Don Rogers: Need a fact to chew on it
Public health authorities across the country during the pandemic have advised against indoor dining and for at least taking big precautions if you simply must.
There are studies linking restaurants to the behaviors of urban dwellers most likely to catch the disease.
There are reports, lots, of outbreaks traced back to crowded restaurants and bars — in Sturgis following the motorcycle rally, throughout Austin, San Francisco, every major city. All around the world.
Los Angeles County determined by data in late 2020 that 4% of their COVID spread could be tracked to restaurants and bars. We reported last week on a state Public Health Department study showing restaurants across California have accounted for 7% of the spread.
What we don’t have are reports or other evidence of outbreaks at restaurants in Nevada County serving as major spreaders of the disease — not like Louisiana with 25% of that state’s spread at one point attributed directly to bars and restaurants, nor half the cases recorded in one late summer week in San Francisco.
Nevada County public health authorities have not identified restaurants here as prime spreaders, like social and family gatherings, like the assisted-living facilities during the big surge.
This is not say there hasn’t been any: Several restaurants have had employees test positive and closed temporarily. So have other workplaces, and at about similar rates, according to what local officials have reported periodically through the course of the pandemic.
No horror stories about clusters of sick patrons, however. Not yet anyway. Of course it could happen here. It may well have happened here. Only nothing like this has been reported, documented, shared with inquisitive journalists, expressed in meetings where such things are expressed. The opposite, actually.
And so, while we can say plenty about what studies and such tell us about the risk here of eating indoors, about the risk an increasing number of rogue restaurants took on during the purple tier, what we don’t get to say is they actually have been responsible for the spread, for keeping the county in the purple tier.
We also don’t get to demand proof that a damning assertion is not true. That’s not how this works.
You run a higher risk of catching the disease dining indoors. That’s clear in the studies and reports and guidelines. That’s clear in the restrictions that limit restaurants, gyms, churches and other larger gathering places. Clear in lockdown orders worldwide. Clear from just thinking about it a hot minute.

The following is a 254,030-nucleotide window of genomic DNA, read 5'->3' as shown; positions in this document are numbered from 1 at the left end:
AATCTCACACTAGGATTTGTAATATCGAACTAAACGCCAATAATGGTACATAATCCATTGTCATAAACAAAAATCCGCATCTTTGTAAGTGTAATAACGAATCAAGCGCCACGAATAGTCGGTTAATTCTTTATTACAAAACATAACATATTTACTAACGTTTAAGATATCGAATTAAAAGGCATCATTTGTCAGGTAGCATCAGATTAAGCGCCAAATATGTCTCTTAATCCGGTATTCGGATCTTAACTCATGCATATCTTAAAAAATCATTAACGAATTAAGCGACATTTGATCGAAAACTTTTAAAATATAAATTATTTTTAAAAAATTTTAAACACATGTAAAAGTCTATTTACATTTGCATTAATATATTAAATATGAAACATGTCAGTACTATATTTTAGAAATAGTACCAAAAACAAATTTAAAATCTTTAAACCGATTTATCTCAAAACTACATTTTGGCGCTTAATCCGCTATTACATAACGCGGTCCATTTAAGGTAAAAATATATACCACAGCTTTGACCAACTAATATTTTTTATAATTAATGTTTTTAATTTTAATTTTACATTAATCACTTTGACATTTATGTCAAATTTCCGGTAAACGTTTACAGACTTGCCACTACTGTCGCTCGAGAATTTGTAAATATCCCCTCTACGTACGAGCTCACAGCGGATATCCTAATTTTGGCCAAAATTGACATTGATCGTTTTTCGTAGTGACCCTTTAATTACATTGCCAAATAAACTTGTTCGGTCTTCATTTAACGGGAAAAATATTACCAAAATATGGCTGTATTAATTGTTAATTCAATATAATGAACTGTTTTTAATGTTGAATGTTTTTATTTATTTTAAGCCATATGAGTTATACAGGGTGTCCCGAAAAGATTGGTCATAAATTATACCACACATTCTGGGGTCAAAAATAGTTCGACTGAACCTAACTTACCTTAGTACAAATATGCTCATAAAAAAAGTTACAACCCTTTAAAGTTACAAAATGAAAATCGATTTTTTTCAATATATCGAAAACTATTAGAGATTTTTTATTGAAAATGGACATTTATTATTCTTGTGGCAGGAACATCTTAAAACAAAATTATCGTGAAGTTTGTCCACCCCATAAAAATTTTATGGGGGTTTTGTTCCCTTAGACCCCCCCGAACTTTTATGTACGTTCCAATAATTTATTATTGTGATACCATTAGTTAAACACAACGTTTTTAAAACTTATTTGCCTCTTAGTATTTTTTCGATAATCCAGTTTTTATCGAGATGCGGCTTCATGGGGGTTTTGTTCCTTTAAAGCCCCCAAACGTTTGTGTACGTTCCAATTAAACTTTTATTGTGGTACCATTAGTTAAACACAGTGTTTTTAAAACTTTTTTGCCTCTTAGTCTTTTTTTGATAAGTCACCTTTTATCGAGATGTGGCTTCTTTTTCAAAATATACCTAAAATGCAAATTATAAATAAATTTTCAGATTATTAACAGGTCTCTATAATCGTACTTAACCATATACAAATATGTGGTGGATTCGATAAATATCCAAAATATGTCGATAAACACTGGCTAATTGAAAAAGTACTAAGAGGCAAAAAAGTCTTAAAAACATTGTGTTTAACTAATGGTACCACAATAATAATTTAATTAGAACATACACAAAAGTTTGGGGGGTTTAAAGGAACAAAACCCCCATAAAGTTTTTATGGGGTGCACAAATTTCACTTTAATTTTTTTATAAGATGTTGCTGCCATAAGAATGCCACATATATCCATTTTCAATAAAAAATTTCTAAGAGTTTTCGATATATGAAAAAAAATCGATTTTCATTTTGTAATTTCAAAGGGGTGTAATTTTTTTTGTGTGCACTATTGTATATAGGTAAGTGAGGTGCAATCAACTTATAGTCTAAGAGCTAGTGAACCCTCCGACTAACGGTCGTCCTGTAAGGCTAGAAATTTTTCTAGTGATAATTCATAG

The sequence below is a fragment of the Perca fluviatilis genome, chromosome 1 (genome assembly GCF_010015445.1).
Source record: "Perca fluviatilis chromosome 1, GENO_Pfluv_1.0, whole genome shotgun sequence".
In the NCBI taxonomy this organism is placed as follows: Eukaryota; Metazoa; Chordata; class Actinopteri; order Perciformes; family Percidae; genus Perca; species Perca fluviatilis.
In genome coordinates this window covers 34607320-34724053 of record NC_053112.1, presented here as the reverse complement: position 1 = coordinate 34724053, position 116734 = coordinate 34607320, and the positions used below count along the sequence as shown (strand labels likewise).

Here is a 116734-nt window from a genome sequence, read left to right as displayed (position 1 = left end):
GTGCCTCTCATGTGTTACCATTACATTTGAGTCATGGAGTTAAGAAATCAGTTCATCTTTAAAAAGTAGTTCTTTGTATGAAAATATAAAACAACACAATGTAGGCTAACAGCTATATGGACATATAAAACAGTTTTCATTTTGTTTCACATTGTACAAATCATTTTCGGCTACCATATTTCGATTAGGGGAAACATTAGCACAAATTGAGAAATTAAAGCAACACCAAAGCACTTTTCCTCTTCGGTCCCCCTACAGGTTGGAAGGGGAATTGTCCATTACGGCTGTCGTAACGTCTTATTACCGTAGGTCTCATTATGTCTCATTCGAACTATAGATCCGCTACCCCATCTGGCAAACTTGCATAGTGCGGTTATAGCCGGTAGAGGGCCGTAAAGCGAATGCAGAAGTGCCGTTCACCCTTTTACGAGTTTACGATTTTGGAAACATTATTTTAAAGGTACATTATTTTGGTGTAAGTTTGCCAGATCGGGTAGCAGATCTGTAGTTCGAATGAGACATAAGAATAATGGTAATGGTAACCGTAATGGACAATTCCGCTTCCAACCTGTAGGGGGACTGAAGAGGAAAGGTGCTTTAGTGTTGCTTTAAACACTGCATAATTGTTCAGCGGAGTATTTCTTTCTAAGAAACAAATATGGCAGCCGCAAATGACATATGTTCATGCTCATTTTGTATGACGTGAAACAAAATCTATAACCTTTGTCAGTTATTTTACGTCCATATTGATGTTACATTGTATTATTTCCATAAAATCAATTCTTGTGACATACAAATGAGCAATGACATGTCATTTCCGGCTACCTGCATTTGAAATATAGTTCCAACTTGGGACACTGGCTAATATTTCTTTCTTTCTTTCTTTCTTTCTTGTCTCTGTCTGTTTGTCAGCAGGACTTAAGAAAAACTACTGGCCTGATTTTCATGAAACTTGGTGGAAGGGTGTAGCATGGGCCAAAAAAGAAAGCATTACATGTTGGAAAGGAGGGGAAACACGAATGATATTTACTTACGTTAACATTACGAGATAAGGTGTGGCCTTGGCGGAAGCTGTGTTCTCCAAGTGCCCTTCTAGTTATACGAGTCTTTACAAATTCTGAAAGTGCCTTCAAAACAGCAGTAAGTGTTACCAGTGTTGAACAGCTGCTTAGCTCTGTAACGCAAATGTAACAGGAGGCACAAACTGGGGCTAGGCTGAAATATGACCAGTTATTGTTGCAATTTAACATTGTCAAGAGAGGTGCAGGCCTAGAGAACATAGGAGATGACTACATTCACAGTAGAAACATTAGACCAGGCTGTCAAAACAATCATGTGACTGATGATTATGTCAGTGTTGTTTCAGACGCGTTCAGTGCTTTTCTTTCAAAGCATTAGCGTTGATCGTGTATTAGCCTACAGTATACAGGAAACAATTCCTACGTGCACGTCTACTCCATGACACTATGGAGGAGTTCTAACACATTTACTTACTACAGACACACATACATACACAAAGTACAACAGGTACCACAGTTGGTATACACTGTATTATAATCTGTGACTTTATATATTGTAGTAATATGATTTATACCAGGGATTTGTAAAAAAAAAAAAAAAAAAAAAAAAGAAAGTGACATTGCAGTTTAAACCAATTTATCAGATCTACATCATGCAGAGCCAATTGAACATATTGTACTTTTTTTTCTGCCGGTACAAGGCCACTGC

People alarmed at the number of restaurants in Nevada County that opened indoor dining against the rules have contributed letters and columns expressing their dismay. And some, their fury.
No problem from an editing standpoint with all that. There is ample evidence that indoor dining is riskier than outside or takeout or at home.
The problem arises locally in that hard place between dismay and confirmed fact. It has to check out as so before we can say it is so.
So then, what to do with commentaries that go past what is strictly known? Not run them at all? Remove unproven, perhaps baseless references to local restaurants? Return to the source for rewriting? Edit to emphasize they are expressing an opinion rather than actual evidence? Write a note clarifying a point while letting the message stand in whole?
Our aim is to run everything we can while respecting factual standards in that inconvenient, mainstream way. But the facts do have to check out.
It’s not so different a dilemma than dealing with all the assertions that widespread fraud “stole” an election from the incumbent president. Same, anyway, in dealing with upside down demands about proving it’s not so. Just a different cast of outraged critics. There’s irony there. Political partisans at each pole might understand each other a little better.
This leads to the problem we all have with what we want to be true.
It’s only human to pay more attention to evidence for what we want to believe and discount what doesn’t match our notions. This is a staple especially in commentary and other essays high and low. And we all know people whose enthusiasms carry them well beyond the evidence.
So what do I want to be true? Whatever the data and counts show. Actually show. That’s the path to honest, rigorously fair conversations. You have to in fact have a steak to decide you don’t like the way it tastes.
Don Rogers is the publisher of the Sierra Sun and The Union, based in Grass Valley. He can be reached at email@example.com or 530-477-4299.
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